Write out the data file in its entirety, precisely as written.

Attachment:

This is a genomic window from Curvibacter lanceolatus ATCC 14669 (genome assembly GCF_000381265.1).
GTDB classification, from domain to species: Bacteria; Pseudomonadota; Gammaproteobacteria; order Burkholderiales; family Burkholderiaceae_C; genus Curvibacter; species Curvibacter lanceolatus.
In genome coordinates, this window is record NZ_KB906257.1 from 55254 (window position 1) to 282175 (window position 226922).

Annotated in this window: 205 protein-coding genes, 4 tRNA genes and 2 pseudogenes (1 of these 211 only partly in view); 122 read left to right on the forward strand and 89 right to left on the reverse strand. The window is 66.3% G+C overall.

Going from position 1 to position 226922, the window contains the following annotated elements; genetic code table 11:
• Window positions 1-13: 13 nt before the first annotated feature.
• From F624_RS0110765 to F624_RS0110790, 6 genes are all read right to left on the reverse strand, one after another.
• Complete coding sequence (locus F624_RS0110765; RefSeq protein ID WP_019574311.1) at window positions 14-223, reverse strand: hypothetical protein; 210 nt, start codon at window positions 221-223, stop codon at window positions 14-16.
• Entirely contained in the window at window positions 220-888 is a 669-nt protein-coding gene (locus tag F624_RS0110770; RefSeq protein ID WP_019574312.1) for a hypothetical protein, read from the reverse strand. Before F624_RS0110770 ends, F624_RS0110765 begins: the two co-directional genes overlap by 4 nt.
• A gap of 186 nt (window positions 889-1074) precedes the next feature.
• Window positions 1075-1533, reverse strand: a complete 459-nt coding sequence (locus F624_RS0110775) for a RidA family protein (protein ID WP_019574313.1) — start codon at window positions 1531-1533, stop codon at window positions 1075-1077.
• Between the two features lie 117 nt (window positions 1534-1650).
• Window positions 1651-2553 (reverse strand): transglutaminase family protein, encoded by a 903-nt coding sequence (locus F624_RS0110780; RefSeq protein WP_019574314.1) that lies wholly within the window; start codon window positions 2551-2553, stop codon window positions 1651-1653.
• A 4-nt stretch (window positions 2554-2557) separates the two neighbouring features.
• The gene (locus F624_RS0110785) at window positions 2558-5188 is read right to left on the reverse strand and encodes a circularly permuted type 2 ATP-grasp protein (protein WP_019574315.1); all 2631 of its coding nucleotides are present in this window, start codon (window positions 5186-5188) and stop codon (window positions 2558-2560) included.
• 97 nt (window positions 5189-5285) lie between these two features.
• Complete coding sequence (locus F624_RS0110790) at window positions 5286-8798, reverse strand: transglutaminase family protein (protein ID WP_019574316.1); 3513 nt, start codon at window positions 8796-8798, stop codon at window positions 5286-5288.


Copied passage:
This is a genomic window from Curvibacter lanceolatus ATCC 14669 (genome assembly GCF_000381265.1).
GTDB classification, from domain to species: Bacteria; Pseudomonadota; Gammaproteobacteria; order Burkholderiales; family Burkholderiaceae_C; genus Curvibacter; species Curvibacter lanceolatus.
In genome coordinates, this window is record NZ_KB906257.1 from 55254 (window position 1) to 282175 (window position 226922).

Annotated in this window: 205 protein-coding genes, 4 tRNA genes and 2 pseudogenes (1 of these 211 only partly in view); 122 read left to right on the forward strand and 89 right to left on the reverse strand. The window is 66.3% G+C overall.

Going from position 1 to position 226922, the window contains the following annotated elements; genetic code table 11:
• Window positions 1-13: 13 nt before the first annotated feature.
• From F624_RS0110765 to F624_RS0110790, 6 genes are all read right to left on the reverse strand, one after another.
• Complete coding sequence (locus F624_RS0110765; RefSeq protein ID WP_019574311.1) at window positions 14-223, reverse strand: hypothetical protein; 210 nt, start codon at window positions 221-223, stop codon at window positions 14-16.
• Entirely contained in the window at window positions 220-888 is a 669-nt protein-coding gene (locus tag F624_RS0110770; RefSeq protein ID WP_019574312.1) for a hypothetical protein, read from the reverse strand. Before F624_RS0110770 ends, F624_RS0110765 begins: the two co-directional genes overlap by 4 nt.
• A gap of 186 nt (window positions 889-1074) precedes the next feature.
• Window positions 1075-1533, reverse strand: a complete 459-nt coding sequence (locus F624_RS0110775) for a RidA family protein (protein ID WP_019574313.1) — start codon at window positions 1531-1533, stop codon at window positions 1075-1077.
• Between the two features lie 117 nt (window positions 1534-1650).
• Window positions 1651-2553 (reverse strand): transglutaminase family protein, encoded by a 903-nt coding sequence (locus F624_RS0110780; RefSeq protein WP_019574314.1) that lies wholly within the window; start codon window positions 2551-2553, stop codon window positions 1651-1653.
• A 4-nt stretch (window positions 2554-2557) separates the two neighbouring features.
• The gene (locus F624_RS0110785) at window positions 2558-5188 is read right to left on the reverse strand and encodes a circularly permuted type 2 ATP-grasp protein (protein WP_019574315.1); all 2631 of its coding nucleotides are present in this window, start codon (window positions 5186-5188) and stop codon (window positions 2558-2560) included.
• 97 nt (window positions 5189-5285) lie between these two features.
• Complete coding sequence (locus F624_RS0110790) at window positions 5286-8798, reverse strand: transglutaminase family protein (protein ID WP_019574316.1); 3513 nt, start codon at window positions 8796-8798, stop codon at window positions 5286-5288.